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Families receive keys to homes

Wendy Alexander/The Madera Tribune

New homehowner Tina Martinez is joined by her son Frankie Perez as she holds up the keys to her home after spending the past year working on building the home.


U.S. Department of Agriculture (USDA) Rural Development State Director Kim Dolbow Vann joined with Self-Help Enterprises (SHE) Monday to celebrate National Homeownership Month and honor 10 families who have completed building each other’s homes.

“After nearly a year of sweat, blood and tears the sacrifices and commitment of these 10 families are paying off with keys to their brand-new homes,” said Vann. “There may not be a more appropriate time than National Homeownership Month to highlight these families, this program, and the dedication of our steadfast partner, Self-Help Enterprises, for creating homeownership opportunities across the San Joaquin Valley.”

The homes were all built under USDA Rural Development’s mutual self-help housing program. Through the program participants worked under the supervision of SHE, earning “sweat equity” by providing 65-75 percent of the labor in constructing each other’s homes. Each family was required to spend a minimum of 40 hours per week on home construction, which began on July 10, 2018. No one moves in until all the homes are completed.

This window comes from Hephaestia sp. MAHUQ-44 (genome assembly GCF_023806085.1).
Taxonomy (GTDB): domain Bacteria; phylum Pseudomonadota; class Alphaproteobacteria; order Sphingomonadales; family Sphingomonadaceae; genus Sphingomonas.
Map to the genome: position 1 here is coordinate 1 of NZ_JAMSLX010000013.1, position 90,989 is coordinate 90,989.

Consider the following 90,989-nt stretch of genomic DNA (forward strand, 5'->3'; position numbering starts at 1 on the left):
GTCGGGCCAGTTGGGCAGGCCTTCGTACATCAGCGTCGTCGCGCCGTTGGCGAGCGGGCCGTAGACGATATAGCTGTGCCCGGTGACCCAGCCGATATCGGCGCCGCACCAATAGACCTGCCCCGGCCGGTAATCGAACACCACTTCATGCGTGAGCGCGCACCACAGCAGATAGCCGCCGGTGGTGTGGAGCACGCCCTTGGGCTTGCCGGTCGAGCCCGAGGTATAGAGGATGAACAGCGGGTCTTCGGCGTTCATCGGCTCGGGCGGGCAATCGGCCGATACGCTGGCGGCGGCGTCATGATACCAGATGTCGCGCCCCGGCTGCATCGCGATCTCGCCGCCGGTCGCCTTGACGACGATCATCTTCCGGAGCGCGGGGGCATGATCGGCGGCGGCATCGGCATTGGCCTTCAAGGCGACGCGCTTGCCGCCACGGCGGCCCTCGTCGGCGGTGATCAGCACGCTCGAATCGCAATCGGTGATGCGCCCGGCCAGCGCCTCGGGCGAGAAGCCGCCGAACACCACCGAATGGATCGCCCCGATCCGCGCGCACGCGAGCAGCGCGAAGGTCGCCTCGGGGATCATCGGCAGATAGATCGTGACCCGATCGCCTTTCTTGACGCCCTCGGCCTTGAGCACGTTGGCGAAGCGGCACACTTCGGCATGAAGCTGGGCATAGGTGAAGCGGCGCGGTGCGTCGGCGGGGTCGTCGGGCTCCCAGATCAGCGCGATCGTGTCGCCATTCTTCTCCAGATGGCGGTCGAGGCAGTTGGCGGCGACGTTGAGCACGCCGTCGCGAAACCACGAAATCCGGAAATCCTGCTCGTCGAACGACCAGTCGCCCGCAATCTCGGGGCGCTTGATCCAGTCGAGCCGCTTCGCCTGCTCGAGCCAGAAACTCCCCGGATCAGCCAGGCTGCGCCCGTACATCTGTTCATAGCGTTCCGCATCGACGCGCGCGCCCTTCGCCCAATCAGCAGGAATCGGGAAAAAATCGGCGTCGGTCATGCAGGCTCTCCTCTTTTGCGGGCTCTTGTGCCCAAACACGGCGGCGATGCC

“This is a day to celebrate homeownership, the bedrock of every strong community,” said Tom Collishaw, president and CEO of Self-Help Enterprises. “These 10 families represent the final hardworking homebuilders in the second phase of our Parksdale development. We’re proud to be associated with these great people.”

USDA Rural Development has provided approximately $1.3 million in home loans to the families in this development.

SHE is the pioneer and leading provider of mutual self-help housing in the United States and their efforts today encompass a range of programs to build better homes and communities for low-income families. Since 1965, SHE has helped more than 6,200 families build their own homes, rehabilitated more than 6,300 unsafe homes, developed more than 1,400 units of affordable rental housing and has provided technical assistance for reliable access to safe drinking water and sanitary sewer infrastructures to more than 160 small communities.

USDA Rural Development provides loans and grants to help expand economic opportunities and create jobs in rural areas. This assistance supports infrastructure improvements; business development; homeownership; community services such as schools, public safety and healthcare; and high-speed internet access in rural areas. For more information,

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